University of Iowa Housing and Dining struggles to staff on-campus jobs

There is a shortage of student employees around campus this semester. University Housing and Dining is 900 employees short of the number of employees the department aims to employ each year.

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Raquele Decker

Burge Market Place is seen on Monday Oct. 11, 2021. (Raquele Decker/The Daily Iowan)

Marandah Mangra-Dutcher , News Reporter


The University of Iowa is facing a campus-wide staffing shortage this semester. University Housing and Dining is especially feeling the effects of the shortage.

A majority of University Housing and Dining employees are students. Director of University Dining Jill Irvin said the department aims to hire 1,400 students for all of its facilities annually, but this semester, they’ve hired less than half of that.

“I would estimate that we have about 500 student employees, instead of the 1,400 student employees we need,” Irvin said.

Sofia Muñoz, a former Hillcrest Market Place employee, was promoted this year before they left the department. Muñoz was promoted from an entry level position of associate to lead. With the staffing shortage, a lot more was expected from them, Muñoz said.

“It was quite stressful because we were expected to take on a lot of the extra work because there weren’t associates there,” Muñoz said.

Irvin said the biggest struggle Housing and Dining faces is finding new applicants.

“The pool of applicants that we are getting is very small to non-existent,” she said. “I mean, we will have positions that have no one applying for them, or we’ll have a position where three people that have applied don’t — in any way, shape, or form — qualify.”

There is a large pool of students who are not applying for jobs this year when in past years they would have, said Josh Frahm, associate director of Student Employment Programs.

“We are having way, way less underclassmen, specifically freshmen, that are working compared to normal years, and that’s where the struggles are coming from,” he said.

Muñoz said students are feeling unprepared for their job because of the lack of employees.

“I felt very unprepared going into this year and I didn’t feel like I was adequately trained for the higher position that I had,” they said.

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Working on campus and juggling schoolwork has been a challenge this year because of the lack of other employees, Muñoz said.

There were some shifts, they said, that were so short-handed they sent out emails asking employees to come in.

“[On] Wednesdays, we’re extremely understaffed in the way that we had six or so leads working and no associates,” they said. “They would send out emails weekly saying, ‘If you can come in, please do, because we don’t have many for this shift at all.’”

Irvin said some areas of University Housing and Dining have had to make changes to their normal routines to accommodate the lack of staff. Burge Market Place has started using paper and plastic silverware to ensure there are enough employees in other sections of the dining hall.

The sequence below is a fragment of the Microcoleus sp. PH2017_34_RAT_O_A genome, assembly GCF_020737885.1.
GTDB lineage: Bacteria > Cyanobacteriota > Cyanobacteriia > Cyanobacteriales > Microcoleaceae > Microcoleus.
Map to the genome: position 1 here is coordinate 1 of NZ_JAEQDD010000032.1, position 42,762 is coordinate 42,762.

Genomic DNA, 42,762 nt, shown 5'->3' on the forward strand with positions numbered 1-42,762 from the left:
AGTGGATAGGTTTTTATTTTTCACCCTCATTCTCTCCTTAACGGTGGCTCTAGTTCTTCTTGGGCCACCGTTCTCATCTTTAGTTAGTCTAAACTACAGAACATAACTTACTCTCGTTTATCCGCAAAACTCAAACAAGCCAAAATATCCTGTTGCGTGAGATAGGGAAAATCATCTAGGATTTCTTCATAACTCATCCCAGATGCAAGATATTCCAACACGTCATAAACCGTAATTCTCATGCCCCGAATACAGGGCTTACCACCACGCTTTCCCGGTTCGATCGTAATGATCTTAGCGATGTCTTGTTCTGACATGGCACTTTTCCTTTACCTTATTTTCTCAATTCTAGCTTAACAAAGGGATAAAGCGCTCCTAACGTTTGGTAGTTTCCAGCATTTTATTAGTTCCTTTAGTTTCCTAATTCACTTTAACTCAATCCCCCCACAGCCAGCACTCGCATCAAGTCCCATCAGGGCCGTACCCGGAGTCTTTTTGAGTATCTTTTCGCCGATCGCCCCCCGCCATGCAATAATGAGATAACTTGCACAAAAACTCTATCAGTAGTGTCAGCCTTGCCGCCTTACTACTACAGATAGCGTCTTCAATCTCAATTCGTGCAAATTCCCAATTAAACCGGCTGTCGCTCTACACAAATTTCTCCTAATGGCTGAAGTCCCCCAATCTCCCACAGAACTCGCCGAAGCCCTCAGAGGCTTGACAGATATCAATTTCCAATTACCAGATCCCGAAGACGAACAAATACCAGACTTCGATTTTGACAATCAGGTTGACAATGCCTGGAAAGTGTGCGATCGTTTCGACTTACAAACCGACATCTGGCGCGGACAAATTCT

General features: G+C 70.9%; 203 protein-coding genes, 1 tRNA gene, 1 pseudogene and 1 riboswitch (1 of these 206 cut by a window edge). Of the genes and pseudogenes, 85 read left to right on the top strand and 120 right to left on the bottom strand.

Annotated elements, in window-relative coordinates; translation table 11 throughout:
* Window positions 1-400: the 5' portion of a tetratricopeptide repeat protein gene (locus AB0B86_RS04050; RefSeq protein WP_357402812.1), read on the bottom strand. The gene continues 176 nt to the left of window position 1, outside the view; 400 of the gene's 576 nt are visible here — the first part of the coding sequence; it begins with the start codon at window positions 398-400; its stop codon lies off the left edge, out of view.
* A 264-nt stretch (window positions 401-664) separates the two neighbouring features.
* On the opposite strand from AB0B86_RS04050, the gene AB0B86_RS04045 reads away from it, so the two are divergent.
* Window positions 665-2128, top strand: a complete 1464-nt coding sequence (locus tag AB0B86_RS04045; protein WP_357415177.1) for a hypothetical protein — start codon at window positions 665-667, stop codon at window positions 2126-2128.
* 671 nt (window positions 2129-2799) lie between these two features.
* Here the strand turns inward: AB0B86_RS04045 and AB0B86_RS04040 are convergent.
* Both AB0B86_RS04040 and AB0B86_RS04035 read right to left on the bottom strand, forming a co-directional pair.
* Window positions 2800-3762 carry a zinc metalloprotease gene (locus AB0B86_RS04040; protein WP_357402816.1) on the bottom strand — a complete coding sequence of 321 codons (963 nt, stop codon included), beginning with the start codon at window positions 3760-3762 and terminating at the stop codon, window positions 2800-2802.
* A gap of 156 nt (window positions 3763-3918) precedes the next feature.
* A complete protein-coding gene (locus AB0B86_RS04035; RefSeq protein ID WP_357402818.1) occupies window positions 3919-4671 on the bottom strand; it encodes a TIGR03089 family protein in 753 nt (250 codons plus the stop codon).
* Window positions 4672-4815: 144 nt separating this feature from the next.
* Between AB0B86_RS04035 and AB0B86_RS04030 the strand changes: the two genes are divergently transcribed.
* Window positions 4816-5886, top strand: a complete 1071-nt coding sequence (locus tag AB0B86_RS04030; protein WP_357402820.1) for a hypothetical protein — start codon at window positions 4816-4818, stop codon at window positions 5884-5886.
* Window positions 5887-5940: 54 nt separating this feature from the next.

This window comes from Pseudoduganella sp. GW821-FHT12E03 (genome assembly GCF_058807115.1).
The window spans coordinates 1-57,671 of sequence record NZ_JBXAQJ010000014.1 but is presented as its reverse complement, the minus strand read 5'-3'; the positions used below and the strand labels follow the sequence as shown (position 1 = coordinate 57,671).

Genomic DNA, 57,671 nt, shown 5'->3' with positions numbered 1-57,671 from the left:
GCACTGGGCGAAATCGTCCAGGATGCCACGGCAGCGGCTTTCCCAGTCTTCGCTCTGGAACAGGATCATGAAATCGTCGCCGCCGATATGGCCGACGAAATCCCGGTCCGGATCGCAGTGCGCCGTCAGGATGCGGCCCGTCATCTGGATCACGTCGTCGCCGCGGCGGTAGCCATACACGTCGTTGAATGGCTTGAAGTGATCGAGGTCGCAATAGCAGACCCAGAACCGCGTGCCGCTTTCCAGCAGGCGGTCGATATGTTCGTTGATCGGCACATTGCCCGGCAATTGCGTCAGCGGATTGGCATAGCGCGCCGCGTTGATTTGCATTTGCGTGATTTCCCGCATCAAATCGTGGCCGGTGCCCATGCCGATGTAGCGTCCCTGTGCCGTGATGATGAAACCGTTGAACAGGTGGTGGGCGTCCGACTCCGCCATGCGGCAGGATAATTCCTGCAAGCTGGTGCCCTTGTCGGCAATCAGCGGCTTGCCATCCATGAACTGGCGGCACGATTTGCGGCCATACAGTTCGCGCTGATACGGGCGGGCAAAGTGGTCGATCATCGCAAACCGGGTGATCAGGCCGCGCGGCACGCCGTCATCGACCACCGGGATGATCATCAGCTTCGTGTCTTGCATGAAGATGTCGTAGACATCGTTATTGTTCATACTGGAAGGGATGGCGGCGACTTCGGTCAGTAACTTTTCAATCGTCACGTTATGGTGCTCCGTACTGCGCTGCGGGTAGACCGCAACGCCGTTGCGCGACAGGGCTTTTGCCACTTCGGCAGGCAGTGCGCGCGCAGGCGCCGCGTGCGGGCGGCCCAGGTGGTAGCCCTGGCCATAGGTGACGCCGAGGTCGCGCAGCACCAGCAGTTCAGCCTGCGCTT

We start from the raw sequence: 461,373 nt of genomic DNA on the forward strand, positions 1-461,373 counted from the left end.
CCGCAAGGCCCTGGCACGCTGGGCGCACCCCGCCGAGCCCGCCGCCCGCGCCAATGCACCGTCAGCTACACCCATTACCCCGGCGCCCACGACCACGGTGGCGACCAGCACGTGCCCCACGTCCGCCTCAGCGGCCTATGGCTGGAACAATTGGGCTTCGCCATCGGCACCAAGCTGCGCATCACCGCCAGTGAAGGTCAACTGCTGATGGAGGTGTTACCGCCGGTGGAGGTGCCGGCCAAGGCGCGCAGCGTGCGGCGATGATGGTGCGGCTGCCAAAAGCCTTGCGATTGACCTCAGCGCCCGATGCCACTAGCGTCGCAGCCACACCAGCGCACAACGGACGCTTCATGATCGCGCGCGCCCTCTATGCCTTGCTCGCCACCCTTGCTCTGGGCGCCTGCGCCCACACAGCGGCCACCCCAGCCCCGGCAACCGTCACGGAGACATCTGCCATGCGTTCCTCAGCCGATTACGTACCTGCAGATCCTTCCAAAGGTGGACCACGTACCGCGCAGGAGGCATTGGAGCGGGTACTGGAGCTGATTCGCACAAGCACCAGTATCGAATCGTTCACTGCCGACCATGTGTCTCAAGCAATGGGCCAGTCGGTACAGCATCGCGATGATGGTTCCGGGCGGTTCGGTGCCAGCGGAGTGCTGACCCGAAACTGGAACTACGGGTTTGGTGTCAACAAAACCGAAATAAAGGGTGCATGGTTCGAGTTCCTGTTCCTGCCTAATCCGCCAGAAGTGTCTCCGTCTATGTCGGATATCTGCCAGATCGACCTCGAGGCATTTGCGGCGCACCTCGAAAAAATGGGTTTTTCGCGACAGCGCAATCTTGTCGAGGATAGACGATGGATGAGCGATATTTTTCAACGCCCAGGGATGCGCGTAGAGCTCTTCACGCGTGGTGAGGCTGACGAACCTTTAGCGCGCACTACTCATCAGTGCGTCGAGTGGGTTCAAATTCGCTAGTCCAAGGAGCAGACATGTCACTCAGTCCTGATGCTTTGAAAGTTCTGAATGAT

“We can redeploy those people that we are planning to have to work in the dish room to work somewhere else,” she said.

University Housing and Dining has taken steps to promote its open positions, Irvin said.

The department has raised its starting wage from $9.50 to $11 an hour, in order to compete with surrounding businesses from downtown, she said.

Irvin said Housing and Dining has also announced an additional sign-on bonus for new employees. Starting Oct. 17, new employees will receive an additional $50 for the first 50 hours they work.

“We knew it was time for us to make a change to see if that would help in our recruitment efforts,” she said.

The department would typically advertise open positions through signage on the Cambus to reach off-campus students, Irvin said, but that was not possible this year.

“In the past, there were signs in the Cambuses that were available that we could put a sign in a Cambus,” she said. “But Cambus is in the exact same kind of employment situation that we’re in, so they have decided this year to reserve those signs for their use, only so that takes an opportunity away from us.”

Frahm said it is not just University Housing and Dining that has struggled to find workers.

“There are ‘for hire’ signs everywhere,” he said.

COVID-19 plays a role behind the shortage, Frahm said, but Student Employment Programs is working with students to help them adjust.

Irvin said Housing and Dining understands that students are at the university to learn and get their degree, not necessarily to work, but the skills students can learn from campus employment are essential for every job.

“Working for dining isn’t going to teach you to be an engineer, but the number of other skills that we’re teaching are valuable across the workforce,” she said.

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